The region of Victoria that has the most potential for koala forest restoration is the Moorabool River.
The river already has a narrow, but important riparian forest continuous from its headwaters to the sea. The water flows clear and clean. Koalas already live on its banks, and in patches of forest nearby.
The adjacent Brisbane Ranges National Park was once home to one of the healthiest koala populations in the state. Koalas still live there, but in lower numbers now.
The Moorabool has the most potential for restoration because most of its koala habitat has sadly been cleared in the past. Much of it could be restored by tree planting. It needs revegetation, for koalas and other wildlife, and also for water quality and to prevent erosion.
Victorian farmers are becoming increasingly enthusiastic about tree planting. Every year demand exceeds supply for Koala Clancy Foundation’s tree planting program.
These forests, if restored, could be even more important for koalas than they were in the past. Climate change is predicted to force koalas southwards, away from heat and dryness. Our own observations have shown this to be happening already.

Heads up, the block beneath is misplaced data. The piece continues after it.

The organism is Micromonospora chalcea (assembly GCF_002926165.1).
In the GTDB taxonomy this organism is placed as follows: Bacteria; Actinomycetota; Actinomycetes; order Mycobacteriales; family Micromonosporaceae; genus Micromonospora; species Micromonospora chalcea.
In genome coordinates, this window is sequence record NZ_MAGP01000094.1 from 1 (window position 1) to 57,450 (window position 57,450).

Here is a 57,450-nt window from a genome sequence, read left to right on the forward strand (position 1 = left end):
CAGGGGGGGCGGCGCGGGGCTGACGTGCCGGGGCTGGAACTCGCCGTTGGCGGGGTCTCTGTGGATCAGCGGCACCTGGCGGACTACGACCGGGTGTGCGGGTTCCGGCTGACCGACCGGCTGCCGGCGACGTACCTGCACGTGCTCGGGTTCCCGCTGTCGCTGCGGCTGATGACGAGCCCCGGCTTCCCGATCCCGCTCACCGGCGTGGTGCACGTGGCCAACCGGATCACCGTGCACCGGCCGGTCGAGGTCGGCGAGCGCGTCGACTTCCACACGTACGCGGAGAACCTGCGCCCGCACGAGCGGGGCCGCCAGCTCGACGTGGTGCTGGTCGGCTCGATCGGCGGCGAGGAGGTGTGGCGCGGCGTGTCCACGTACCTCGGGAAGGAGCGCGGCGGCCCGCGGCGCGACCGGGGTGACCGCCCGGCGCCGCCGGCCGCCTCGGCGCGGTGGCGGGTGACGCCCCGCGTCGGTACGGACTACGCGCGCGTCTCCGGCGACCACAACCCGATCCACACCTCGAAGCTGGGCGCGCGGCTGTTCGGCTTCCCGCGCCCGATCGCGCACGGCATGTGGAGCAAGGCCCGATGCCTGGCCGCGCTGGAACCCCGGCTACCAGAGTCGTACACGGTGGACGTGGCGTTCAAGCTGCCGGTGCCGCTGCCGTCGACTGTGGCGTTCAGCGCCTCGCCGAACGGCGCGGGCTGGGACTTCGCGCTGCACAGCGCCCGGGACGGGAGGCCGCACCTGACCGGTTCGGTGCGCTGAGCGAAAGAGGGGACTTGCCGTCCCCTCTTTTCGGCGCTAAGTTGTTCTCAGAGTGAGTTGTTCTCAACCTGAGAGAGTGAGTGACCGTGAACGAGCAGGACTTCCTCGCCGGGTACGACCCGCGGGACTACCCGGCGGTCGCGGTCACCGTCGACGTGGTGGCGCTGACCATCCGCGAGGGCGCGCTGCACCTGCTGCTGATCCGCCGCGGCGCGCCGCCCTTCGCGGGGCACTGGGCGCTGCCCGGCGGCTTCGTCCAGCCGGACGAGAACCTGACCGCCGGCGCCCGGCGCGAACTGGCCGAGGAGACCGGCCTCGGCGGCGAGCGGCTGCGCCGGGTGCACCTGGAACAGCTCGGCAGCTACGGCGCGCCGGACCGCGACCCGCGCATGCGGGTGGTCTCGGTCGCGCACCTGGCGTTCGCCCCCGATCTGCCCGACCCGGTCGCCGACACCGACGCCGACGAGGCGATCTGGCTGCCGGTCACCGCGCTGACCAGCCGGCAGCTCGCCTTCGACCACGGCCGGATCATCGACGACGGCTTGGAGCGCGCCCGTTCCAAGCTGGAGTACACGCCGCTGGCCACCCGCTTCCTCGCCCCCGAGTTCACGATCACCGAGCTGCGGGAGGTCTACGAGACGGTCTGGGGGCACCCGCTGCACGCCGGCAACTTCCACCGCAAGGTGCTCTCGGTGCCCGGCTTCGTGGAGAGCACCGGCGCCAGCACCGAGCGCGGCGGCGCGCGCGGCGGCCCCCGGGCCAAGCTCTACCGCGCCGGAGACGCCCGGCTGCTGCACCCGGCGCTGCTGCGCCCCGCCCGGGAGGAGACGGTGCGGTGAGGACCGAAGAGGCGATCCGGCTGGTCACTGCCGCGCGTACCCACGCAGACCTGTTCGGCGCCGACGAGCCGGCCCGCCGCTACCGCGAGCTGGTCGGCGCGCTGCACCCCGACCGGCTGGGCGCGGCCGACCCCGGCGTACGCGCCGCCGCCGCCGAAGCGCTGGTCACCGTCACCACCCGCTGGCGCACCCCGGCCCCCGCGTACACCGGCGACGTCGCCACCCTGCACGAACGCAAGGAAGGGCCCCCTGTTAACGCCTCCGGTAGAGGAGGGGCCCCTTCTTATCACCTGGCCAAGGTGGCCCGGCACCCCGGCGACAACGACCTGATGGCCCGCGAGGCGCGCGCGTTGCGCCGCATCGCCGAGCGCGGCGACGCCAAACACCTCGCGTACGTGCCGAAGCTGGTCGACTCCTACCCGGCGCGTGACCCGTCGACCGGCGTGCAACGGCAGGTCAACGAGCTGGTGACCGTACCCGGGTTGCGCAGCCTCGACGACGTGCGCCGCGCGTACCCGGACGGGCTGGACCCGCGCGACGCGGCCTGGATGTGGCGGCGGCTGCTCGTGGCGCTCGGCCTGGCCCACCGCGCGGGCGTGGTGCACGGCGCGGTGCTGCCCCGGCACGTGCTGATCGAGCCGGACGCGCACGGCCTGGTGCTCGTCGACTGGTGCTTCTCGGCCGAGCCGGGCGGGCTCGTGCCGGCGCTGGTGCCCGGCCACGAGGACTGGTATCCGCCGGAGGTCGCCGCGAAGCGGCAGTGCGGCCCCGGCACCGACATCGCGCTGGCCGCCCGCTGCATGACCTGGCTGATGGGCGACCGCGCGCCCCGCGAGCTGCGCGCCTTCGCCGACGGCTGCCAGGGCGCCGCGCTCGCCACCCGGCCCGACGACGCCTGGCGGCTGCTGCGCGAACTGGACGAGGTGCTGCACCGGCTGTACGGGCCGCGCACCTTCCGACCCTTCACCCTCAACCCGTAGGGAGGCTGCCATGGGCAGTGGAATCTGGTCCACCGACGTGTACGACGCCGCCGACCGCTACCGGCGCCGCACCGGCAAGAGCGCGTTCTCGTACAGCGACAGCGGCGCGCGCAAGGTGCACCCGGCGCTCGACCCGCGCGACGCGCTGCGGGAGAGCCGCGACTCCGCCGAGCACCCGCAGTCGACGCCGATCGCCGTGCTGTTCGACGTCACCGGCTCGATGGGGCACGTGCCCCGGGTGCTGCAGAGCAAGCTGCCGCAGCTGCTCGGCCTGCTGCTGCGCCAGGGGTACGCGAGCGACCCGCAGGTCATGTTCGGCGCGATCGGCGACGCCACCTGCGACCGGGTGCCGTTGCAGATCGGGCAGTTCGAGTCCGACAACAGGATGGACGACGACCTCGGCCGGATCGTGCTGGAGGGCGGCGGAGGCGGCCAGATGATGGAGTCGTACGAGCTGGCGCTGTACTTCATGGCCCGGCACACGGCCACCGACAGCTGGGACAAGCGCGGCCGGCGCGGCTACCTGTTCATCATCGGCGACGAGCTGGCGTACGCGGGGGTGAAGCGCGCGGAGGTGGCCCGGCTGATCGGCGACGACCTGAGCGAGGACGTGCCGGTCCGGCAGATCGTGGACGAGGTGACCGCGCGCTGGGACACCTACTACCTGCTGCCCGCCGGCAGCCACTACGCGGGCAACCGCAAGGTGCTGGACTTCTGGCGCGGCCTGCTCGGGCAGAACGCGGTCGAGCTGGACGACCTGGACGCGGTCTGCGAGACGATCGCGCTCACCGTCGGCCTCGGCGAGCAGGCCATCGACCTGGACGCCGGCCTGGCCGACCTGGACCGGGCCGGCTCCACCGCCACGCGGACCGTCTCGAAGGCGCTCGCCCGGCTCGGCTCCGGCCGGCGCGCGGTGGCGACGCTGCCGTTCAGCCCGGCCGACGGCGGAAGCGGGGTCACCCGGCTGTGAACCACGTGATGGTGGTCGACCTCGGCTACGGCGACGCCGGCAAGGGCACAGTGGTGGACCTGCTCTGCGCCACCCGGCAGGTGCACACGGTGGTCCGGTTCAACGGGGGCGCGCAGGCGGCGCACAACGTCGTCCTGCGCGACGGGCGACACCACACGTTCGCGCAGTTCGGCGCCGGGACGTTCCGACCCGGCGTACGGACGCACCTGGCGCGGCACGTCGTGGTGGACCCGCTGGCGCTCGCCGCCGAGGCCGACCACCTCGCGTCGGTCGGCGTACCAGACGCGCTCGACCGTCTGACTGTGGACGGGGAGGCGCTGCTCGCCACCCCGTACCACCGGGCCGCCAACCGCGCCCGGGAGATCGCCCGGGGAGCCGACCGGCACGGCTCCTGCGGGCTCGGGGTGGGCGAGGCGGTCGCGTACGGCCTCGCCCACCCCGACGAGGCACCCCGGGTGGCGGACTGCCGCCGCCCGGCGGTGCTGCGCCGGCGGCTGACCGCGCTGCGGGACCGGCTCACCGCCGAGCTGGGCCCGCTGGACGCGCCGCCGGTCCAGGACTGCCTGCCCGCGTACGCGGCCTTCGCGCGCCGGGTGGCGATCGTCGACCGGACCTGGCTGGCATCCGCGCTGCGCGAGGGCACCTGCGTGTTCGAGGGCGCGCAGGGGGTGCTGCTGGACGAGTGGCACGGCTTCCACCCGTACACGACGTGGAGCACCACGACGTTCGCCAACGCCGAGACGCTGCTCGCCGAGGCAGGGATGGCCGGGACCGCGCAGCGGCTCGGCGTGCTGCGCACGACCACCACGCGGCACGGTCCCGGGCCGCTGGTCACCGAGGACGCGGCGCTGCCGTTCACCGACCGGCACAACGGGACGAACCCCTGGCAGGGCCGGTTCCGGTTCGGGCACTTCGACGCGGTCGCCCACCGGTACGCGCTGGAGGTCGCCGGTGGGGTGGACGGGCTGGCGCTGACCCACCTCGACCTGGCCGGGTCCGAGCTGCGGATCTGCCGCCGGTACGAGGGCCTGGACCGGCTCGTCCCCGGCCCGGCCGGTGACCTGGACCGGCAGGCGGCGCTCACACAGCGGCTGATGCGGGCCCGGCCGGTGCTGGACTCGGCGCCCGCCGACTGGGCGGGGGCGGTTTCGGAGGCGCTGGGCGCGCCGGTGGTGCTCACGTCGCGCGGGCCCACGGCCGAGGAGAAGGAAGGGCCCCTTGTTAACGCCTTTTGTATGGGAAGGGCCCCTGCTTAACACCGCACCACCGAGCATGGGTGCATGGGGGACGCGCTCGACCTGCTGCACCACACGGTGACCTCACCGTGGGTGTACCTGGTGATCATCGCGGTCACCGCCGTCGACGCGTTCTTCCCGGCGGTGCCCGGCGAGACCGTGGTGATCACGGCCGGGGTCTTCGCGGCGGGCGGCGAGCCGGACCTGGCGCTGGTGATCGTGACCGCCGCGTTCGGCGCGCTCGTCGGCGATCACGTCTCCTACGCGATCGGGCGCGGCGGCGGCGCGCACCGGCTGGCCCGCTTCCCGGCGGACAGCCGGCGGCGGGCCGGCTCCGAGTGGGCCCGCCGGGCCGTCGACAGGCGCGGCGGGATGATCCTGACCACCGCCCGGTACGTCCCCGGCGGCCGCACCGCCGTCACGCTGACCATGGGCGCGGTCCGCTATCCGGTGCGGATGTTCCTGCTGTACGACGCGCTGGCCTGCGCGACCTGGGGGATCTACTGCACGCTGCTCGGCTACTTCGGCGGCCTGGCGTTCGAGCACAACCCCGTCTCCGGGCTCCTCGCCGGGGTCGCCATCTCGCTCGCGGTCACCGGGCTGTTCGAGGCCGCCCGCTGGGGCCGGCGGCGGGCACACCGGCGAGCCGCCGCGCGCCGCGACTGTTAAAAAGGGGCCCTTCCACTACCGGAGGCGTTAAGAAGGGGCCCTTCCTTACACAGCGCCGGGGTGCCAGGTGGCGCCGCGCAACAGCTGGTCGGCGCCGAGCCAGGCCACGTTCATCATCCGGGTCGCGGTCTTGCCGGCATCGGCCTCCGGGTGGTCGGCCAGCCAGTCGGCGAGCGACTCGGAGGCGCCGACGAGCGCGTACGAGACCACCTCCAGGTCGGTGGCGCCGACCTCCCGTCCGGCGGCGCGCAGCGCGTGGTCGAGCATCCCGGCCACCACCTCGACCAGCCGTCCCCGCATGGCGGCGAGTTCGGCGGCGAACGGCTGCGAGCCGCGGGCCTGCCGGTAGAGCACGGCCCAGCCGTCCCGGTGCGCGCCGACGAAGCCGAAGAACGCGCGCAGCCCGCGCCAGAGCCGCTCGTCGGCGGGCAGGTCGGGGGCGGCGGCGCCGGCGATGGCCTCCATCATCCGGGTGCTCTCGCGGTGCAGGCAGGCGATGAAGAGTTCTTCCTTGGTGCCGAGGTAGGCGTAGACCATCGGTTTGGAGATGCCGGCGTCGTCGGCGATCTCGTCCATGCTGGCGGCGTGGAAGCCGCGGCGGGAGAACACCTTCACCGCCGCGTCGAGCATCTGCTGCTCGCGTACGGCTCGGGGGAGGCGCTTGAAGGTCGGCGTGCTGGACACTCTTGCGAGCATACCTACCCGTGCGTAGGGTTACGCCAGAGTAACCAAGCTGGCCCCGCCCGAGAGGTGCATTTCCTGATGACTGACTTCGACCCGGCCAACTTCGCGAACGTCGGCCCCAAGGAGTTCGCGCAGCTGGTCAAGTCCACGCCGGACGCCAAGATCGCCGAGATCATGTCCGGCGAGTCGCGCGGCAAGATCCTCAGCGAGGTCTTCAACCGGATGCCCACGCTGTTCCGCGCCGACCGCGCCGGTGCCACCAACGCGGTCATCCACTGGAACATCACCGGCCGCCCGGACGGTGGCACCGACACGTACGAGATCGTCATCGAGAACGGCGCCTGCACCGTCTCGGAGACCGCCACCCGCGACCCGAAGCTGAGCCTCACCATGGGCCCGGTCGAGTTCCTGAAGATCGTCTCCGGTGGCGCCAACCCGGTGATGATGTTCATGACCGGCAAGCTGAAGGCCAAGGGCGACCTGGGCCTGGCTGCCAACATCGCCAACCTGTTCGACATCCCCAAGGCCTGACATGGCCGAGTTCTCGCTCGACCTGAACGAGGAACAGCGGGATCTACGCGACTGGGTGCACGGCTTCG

Moorabool: Who she is and what the name means.
The Moorabool River flows through unceded Wadawurrung/Wathaurong Country. The Wadawurrung & Wathaurong have cared for the river for thousands of years, and continue to do so, to this day. The name of the river means monster, a reference to a bird with a scary call that sadly no longer lives in the area: the Bush Stone-curlew.
Where the Moorabool flows.
The Moorabool River starts as two streams in the hills of the Great Dividing Range west of Melbourne. The East Moorabool rises near Ballan above the Bostock Reservoir, and the West Moorabool begins north of the Moorabool Reservoir at Bolwarrah. The two streams join at Morrisons, then flow southwards to join the Barwon River at Fyansford, just west of Geelong.